Aging workforce calls for new norms for career, retirement

Guests attend a St. Louis NORC dancing and entertainment event featuring the Original Knights of Swing Band in September. The St. Louis NORC (Naturally Occurring Retirement Community) is designed for those age 65 or older within a 3-mile radius of the Jewish Community Center in the Creve Coeur area. Photo courtesy JBeauvias Photography

By Ellen Futterman, Editor

In the new movie “The Intern,” Robert De Niro plays Ben, a 70-year-old retiree who gets hired as a “senior intern” at an online fashion company. Not only does Ben bring wisdom, insight and maturity to the job, he also provides mentorship to his 30-something boss and fellow co-workers.

If the conceit sounds preposterous, think again. By 2022, people 50 and older are expected to make up 35 percent of the U.S. labor force, compared to 25 percent in 2002, according to AARP. And a study published last month in the journal Preventing Chronic Disease finds that people in their 60s and 70s who work are likely to have better health than those who call it quits.

Researchers in that study looked at 85,000 adults age 65 and older (the mean age was 75.) In general, people who kept working were nearly three times as likely to report being in good health compared to those who had retired.

“It’s pretty well-established that active, meaningful engagement is good for people as they age,” says Nancy Morrow-Howell, the Bettie Bofinger Brown Distinguished Professor of Social Policy at Washington University’s Brown School (of social work). An international leader in gerontology, Morrow-Howell also is the director of the Harvey A. Friedman Center for Aging at Washington U.

She explains the concept of working longer is nuanced, noting that a college professor such as herself can more easily continue her career into her 70s than, for example, a coal miner, whose job is more physically demanding. But what she and other experts argue is that society needs to realize — and value — the positive social and economic contributions older adults can make in a variety of ways, including working, volunteering and caregiving. 


“We have focused on age as deficits —depression, dementia, disability — and the whole world reinforces that with the research we do. You can’t believe how many young people think most older adults are in nursing homes,” she says. “We have to change the narrative, and we need to do so through examples. Is 80 the new 60? No, 80 is the new 80. We’ve got to think of the possibilities of what it means to be 80 today.”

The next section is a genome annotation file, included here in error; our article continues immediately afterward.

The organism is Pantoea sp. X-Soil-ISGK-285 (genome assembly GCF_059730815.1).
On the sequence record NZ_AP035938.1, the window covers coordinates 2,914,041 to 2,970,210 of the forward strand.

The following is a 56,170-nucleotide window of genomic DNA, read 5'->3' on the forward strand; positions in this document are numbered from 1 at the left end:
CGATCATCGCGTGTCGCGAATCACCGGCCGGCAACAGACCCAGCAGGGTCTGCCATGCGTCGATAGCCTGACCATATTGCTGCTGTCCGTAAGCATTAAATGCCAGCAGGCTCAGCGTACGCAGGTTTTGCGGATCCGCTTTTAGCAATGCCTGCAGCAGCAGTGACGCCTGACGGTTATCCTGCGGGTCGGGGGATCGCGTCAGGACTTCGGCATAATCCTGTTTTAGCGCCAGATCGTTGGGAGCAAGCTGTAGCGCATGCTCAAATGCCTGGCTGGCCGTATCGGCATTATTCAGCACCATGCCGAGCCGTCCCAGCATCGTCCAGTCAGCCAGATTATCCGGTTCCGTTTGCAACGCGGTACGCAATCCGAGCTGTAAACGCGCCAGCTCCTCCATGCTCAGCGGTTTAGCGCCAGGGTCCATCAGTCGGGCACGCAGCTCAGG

Boomers fuels longevity revolution

If any demographic is likely to unearth the possibilities, it’s the baby boomer generation. Born between 1946 and 1964, boomers began turning 65 in 2011 at a rate of between 10,000 and 11,000 a day. By 2050, it is estimated that more than 80 million Americans will be 65 and older. 

“Baby boomers are going to change the face of retirement. Part of this is sheer numbers and part is that we can’t retire. We just haven’t saved enough money,” says Morrow-Howell, who at 63 is a boomer herself. “But truly the vision of stepping out of work totally at one time isn’t going to cut it for us financially or socially when we have 20 to 30 years ahead after ‘formal’ retirement.”

She notes that 65 as the model age for retirement began in the late 1800s in Europe, when few people were expected to live to 60. Today, life expectancy at birth in the United States is 79 years; by 2050, it will be 88. 

“Working has become so much more of a source of meaning in our lives,” says Morrow-Howell. “We are not wanting to give that up. Money and meaning are the two things work brings, and boomers are going to be more in need of both.

“But we don’t want to keep doing it the same. People are trying to figure out how to change the way we work. They want to work differently — have more flexibility, more balance. They want to find something different and at the same time, meaningful.”


Building a ‘second act’

Championing the paradigm of “productive aging” is a national movement called Encore ( Begun in the late 1990s by Marc Freedman, a member of the Brown School’s National Council, its mission is to harness the skills and experience of older adults by helping them find new work that improves communities. 

“The human talent pool that could be available is astounding,” says Marci Alboher, vice president of marketing and communications at, which is based in San Francisco. “And it’s not just for this generation (of boomers and seniors). We’re creating a model that young people can age into.”

According to Alboher, about 9 million Americans have already moved into encore careers, in education or the environment, or health or human resources.Among its various initiatives, has a fellowship program for those wanting to transition from the private sector to the nonprofit world. St. Louisan Karen Sanders was awarded one of these fellowships last year, and helped create programs at Washington U. called “Next Move,” which combine elements of work, service and social impact to help participants build an encore career.